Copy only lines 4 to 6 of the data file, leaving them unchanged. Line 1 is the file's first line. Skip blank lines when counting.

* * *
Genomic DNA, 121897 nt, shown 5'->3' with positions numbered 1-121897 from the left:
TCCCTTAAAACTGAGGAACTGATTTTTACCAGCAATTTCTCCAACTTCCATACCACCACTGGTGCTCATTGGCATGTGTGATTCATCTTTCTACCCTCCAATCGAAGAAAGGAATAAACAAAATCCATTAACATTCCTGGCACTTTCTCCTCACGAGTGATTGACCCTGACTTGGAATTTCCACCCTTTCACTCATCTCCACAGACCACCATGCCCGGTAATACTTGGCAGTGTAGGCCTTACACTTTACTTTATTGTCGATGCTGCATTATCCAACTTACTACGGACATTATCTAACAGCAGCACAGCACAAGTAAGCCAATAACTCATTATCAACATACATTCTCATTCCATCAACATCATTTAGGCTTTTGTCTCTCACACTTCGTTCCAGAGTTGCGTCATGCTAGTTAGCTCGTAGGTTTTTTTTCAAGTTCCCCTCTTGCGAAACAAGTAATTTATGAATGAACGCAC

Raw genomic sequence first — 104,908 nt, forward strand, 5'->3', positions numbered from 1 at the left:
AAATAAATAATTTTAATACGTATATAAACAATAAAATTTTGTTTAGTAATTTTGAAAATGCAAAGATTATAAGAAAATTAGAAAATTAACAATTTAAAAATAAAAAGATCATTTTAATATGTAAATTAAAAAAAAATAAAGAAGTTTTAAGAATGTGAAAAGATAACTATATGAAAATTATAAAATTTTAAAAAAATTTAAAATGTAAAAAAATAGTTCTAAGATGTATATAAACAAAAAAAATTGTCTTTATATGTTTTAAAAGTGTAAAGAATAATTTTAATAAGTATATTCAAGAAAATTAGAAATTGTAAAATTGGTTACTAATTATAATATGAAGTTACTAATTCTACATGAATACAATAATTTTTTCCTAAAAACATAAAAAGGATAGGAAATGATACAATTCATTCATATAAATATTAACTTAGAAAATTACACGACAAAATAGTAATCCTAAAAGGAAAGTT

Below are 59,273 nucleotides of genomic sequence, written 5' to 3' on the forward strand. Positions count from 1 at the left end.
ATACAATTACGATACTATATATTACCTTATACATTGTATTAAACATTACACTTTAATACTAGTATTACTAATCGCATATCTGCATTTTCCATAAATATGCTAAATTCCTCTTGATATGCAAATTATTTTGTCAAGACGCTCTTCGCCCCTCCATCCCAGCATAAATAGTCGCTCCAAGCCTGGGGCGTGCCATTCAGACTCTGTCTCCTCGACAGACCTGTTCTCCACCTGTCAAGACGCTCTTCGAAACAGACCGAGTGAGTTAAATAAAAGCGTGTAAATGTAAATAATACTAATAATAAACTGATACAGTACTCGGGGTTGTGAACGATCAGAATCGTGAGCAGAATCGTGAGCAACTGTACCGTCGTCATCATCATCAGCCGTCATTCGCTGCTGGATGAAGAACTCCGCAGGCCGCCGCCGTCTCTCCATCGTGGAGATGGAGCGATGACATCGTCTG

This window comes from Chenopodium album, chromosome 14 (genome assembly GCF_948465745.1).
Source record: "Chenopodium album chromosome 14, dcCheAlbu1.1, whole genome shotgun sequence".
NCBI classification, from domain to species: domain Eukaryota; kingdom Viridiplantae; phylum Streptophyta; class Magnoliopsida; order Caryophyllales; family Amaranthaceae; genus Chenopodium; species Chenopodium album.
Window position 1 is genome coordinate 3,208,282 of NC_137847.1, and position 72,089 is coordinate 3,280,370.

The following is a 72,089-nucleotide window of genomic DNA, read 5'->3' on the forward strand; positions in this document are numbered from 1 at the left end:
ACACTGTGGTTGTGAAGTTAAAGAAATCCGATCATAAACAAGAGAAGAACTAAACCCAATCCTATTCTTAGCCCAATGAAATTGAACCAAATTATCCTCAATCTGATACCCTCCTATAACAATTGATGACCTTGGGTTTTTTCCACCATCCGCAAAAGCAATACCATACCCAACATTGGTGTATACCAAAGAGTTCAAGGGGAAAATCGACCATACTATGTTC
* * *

AAATAAATAATTTTAATACGTATATAAACAATAAAATTTTGTTTAGTAATTTTGAAAATGCAAAGATTATAAGAAAATTAGAAAATTAACAATTTAAAAATAAAAAGATCATTTTAATATGTAAATTAAAAAAAAATAAAGAAGTTTTAAGAATGTGAAAAGATAACTATATGAAAATTATAAAATTTTAAAAAAATTTAAAATGTAAAAAAATAGTTCTAAGATGTATATAAACAAAAAAAATTGTCTTTATATGTTTTAAAAGTGTAAAGAATAATTTTAATAAGTATATTCAAGAAAATTAGAAATTGTAAAATTGGTTACTAATTATAATATGAAGTTACTAATTCTACATGAATACAATAATTTTTTCCTAAAAACATAAAAAGGATAGGAAATGATACAATTCATTCATATAAATATTAACTTAGAAAATTACACGACAAAATAGTAATCCTAAAAGGAAAGTT

Below are 59,273 nucleotides of genomic sequence, written 5' to 3' on the forward strand. Positions count from 1 at the left end.
ATACAATTACGATACTATATATTACCTTATACATTGTATTAAACATTACACTTTAATACTAGTATTACTAATCGCATATCTGCATTTTCCATAAATATGCTAAATTCCTCTTGATATGCAAATTATTTTGTCAAGACGCTCTTCGCCCCTCCATCCCAGCATAAATAGTCGCTCCAAGCCTGGGGCGTGCCATTCAGACTCTGTCTCCTCGACAGACCTGTTCTCCACCTGTCAAGACGCTCTTCGAAACAGACCGAGTGAGTTAAATAAAAGCGTGTAAATGTAAATAATACTAATAATAAACTGATACAGTACTCGGGGTTGTGAACGATCAGAATCGTGAGCAGAATCGTGAGCAACTGTACCGTCGTCATCATCATCAGCCGTCATTCGCTGCTGGATGAAGAACTCCGCAGGCCGCCGCCGTCTCTCCATCGTGGAGATGGAGCGATGACATCGTCTG